Lightweight netbooks require less energy to ship and fewer watts to run than their laptop counterparts. Plus they offer consumers a "just enough" approach to computing
It was just over a year ago that small, low-cost netbooks hit the market, and since then they've become one of the hottest technology trends of 2008, with the top two vendors—Asus and Acer—predicting they'll sell 11 million devices this year. While the tiny laptops may be the computer equivalent of a second home for many of the early adopters, they also offer a greener alternative than most of the full-featured laptops available to on-the-go buyers, thanks to lower power demands, fewer toxic components, and a resource-efficient approach to computing.
Because netbooks are designed for ultraportability, they strive for both lower battery weight and longer battery life. Often, lower power consumption has meant reduced performance—a big no-no for traditional laptop marketing. But for netbooks, which strip down the computer's power needs with lightweight operating systems and software, performance trade-offs aren't a significant problem. By including energy-efficient components, such as highly efficient processors and solid-state drives, netbooks can make the most of smaller batteries.
Super-Efficient, Nontoxic Computing
The vast majority of netbooks are powered by Intel's Atom processor, an energy-efficient chip inside 19 of the laptops listed with the Environmental Protection Agency's Energy Star program. How efficient is it? Atom sports a maximum thermal design point (TDP) of 2.5 watts; compare that with Intel's Core 2 Duo chips, which have a TDP of 65 watts. That not only makes the notebooks more efficient, it makes the machines using them cooler and quieter, a key feature for a netbook. Netbooks' efficiency is likely to increase in the year ahead. More power-conscious ARM-based netbooks are coming in 2009 with chips that will use no more than one watt of power.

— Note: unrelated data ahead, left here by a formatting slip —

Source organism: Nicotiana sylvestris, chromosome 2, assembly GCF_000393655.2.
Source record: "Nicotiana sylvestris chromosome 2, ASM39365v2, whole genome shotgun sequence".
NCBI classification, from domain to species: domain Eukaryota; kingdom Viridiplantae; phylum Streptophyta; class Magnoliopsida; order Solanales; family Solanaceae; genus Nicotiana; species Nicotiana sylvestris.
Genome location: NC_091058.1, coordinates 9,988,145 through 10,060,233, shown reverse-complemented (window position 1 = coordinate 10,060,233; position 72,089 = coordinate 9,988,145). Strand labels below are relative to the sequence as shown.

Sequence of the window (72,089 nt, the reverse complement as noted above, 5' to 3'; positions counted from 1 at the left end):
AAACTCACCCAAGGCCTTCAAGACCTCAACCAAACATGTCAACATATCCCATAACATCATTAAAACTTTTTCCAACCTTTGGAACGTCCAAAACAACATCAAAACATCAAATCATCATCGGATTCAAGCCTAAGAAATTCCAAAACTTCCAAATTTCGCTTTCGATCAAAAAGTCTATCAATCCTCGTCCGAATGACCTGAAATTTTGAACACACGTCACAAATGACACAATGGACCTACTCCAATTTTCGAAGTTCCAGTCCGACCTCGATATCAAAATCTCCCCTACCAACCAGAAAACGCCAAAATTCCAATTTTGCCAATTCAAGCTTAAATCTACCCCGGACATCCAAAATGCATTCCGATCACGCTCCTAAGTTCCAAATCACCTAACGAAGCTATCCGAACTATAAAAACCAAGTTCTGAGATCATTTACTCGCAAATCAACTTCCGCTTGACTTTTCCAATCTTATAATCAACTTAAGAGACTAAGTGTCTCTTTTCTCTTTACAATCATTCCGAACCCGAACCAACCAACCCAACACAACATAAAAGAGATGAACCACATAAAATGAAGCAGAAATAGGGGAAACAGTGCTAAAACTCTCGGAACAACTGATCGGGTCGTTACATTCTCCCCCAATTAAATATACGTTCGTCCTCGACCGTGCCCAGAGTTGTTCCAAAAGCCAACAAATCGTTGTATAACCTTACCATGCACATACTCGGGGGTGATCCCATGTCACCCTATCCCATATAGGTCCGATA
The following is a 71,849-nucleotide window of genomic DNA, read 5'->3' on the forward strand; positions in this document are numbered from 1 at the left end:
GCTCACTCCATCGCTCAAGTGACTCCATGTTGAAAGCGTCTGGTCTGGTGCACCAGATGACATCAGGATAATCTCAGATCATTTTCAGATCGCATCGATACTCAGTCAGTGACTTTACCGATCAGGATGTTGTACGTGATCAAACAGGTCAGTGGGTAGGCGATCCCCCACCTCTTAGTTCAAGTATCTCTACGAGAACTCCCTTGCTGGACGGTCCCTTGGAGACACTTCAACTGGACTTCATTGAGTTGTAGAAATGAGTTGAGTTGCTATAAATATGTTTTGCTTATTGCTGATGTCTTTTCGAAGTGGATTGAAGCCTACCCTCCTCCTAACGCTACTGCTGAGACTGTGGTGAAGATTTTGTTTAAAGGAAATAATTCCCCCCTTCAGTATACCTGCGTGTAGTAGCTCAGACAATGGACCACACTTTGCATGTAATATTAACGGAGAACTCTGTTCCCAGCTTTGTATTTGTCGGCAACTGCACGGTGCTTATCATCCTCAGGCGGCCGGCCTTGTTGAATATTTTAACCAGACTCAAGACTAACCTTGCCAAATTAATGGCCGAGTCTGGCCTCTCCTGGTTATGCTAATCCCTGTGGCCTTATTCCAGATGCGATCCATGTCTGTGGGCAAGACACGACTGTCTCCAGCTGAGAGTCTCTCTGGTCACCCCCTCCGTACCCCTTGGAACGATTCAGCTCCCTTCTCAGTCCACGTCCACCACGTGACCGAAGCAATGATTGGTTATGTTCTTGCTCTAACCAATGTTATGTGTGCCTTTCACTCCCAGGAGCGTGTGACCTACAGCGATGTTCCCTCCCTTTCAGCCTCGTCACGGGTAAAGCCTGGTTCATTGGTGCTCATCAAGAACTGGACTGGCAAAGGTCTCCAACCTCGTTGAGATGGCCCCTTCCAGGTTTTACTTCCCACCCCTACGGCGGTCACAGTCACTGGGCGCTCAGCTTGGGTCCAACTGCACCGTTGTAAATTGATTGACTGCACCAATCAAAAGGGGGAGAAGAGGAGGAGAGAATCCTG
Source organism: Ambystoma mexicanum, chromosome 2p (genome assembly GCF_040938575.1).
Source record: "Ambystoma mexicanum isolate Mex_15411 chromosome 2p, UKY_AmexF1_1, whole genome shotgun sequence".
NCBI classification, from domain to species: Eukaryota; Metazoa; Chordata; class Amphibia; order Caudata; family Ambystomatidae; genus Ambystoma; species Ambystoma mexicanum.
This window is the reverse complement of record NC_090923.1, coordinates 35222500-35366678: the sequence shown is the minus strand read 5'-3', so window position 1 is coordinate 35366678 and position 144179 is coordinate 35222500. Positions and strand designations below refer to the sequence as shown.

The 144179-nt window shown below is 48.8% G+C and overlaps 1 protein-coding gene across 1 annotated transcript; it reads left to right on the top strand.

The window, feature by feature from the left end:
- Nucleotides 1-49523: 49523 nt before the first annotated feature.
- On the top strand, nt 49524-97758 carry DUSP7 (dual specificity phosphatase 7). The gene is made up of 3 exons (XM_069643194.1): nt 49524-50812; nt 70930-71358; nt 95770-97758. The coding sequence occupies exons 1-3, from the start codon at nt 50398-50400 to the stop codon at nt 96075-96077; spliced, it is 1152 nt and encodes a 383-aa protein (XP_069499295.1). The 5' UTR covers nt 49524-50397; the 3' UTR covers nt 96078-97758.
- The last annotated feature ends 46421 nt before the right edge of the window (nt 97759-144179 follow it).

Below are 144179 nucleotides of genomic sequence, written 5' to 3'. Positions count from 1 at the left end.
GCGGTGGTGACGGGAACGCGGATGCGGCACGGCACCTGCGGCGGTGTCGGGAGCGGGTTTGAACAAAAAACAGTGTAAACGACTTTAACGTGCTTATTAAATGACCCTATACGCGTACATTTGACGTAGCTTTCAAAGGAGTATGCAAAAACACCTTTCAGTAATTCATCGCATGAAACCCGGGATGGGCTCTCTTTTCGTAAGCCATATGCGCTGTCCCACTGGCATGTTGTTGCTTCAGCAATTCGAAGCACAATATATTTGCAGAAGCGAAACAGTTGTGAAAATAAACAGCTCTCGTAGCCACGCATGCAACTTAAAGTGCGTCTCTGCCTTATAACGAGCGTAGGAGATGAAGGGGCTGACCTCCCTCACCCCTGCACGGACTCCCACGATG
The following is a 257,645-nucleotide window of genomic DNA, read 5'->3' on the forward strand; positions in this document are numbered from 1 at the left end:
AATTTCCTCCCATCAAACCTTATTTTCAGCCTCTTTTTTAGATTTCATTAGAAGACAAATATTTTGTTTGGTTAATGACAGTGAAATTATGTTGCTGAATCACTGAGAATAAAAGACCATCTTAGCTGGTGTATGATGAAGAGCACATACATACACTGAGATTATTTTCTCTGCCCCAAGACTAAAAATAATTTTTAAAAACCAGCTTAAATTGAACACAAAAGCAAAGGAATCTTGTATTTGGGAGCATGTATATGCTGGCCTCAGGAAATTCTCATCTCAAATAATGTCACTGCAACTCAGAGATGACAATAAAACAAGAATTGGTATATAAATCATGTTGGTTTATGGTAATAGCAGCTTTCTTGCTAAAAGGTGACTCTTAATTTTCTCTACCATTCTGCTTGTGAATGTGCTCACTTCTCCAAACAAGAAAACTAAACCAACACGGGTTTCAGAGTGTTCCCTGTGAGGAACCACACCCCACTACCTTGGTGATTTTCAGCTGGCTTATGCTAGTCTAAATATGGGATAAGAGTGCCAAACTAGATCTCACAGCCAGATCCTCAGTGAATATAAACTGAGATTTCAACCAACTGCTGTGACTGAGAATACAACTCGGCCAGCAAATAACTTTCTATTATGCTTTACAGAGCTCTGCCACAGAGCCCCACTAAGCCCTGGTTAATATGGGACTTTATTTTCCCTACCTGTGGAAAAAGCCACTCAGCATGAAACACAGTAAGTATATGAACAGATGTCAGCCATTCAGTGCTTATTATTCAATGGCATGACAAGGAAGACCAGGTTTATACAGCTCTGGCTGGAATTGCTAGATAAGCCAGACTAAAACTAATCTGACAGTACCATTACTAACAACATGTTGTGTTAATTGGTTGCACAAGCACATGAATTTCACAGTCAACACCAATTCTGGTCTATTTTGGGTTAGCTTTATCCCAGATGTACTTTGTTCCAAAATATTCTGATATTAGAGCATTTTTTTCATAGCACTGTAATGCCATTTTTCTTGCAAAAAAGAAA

Energy efficiency can have other benefits as well. The reduced weight from a small battery can help shrink the carbon footprint involved in shipping them to stores and buyers. It also can help manufacturers meet environmental standards such as the U.S.-based EPEAT program, which certifies products that achieve a number of environmental performance metrics, from energy efficiency to end-of-life management. Lenovo's ThinkPad SL400 and SL500 netbooks and ASUS's N-series are EPEAT Gold, while the HP Mini-note line is EPEAT Silver.
EPEAT also evaluates the ingredients that make up a computers' components. In the European Union, electronic devices must comply with the European Restriction on Hazardous Substances (RoHS) directive, which limits the use of heavy metals and other toxic compounds in electronics. Some manufacturers, including Lenovo and Fujitsu, offer RoHS-compliant netbooks to the U.S. market. Many new, full-featured laptops are moving in this direction as well, but because the entire netbooks category is new, they've got the jump on compliance.
The Ideal Light-Duty Computer
But perhaps netbooks' greenest feature is their whole approach to personal computing. They don't offer monster performance, but most of us don't need monster performance. Netbooks are good enough for most of what I want to do most of the time: e-mail, web browsing (including blogging), music, and some occasional online video. I suspect the same is true for many consumers, and because of their low price, they're likely to become the computer of choice for consumers looking for nothing more than light-duty Internet machines.
This "take only what you need" approach is a fundamentally greener way of looking at resource use, whether the industry we're talking about is forestry or computing. Just be sure to power down your home computer when you're on the go, or the eco-boost from your efficient little netbook just might go up in a plume of coal-powered smoke.